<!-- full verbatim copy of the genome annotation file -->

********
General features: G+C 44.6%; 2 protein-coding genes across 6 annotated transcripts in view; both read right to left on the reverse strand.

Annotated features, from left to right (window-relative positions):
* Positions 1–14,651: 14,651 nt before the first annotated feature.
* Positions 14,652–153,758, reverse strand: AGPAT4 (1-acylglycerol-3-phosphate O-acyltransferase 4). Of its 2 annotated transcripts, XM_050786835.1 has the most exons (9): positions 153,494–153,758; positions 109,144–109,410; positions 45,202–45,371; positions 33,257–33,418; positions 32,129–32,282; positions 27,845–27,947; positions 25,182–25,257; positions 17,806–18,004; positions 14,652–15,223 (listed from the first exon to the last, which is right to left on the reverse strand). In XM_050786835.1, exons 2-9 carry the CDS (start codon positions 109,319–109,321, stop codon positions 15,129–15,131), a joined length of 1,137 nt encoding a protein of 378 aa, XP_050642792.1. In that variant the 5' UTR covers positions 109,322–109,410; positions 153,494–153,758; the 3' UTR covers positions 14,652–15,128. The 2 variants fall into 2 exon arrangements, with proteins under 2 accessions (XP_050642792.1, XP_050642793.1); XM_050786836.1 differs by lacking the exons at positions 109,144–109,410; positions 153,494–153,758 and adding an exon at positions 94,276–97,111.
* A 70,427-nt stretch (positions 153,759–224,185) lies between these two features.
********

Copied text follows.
General features: G+C 44.6%; 2 protein-coding genes across 6 annotated transcripts in view; both read right to left on the reverse strand.

Annotated features, from left to right (window-relative positions):
* Positions 1–14,651: 14,651 nt before the first annotated feature.
* Positions 14,652–153,758, reverse strand: AGPAT4 (1-acylglycerol-3-phosphate O-acyltransferase 4). Of its 2 annotated transcripts, XM_050786835.1 has the most exons (9): positions 153,494–153,758; positions 109,144–109,410; positions 45,202–45,371; positions 33,257–33,418; positions 32,129–32,282; positions 27,845–27,947; positions 25,182–25,257; positions 17,806–18,004; positions 14,652–15,223 (listed from the first exon to the last, which is right to left on the reverse strand). In XM_050786835.1, exons 2-9 carry the CDS (start codon positions 109,319–109,321, stop codon positions 15,129–15,131), a joined length of 1,137 nt encoding a protein of 378 aa, XP_050642792.1. In that variant the 5' UTR covers positions 109,322–109,410; positions 153,494–153,758; the 3' UTR covers positions 14,652–15,128. The 2 variants fall into 2 exon arrangements, with proteins under 2 accessions (XP_050642792.1, XP_050642793.1); XM_050786836.1 differs by lacking the exons at positions 109,144–109,410; positions 153,494–153,758 and adding an exon at positions 94,276–97,111.
* A 70,427-nt stretch (positions 153,759–224,185) lies between these two features.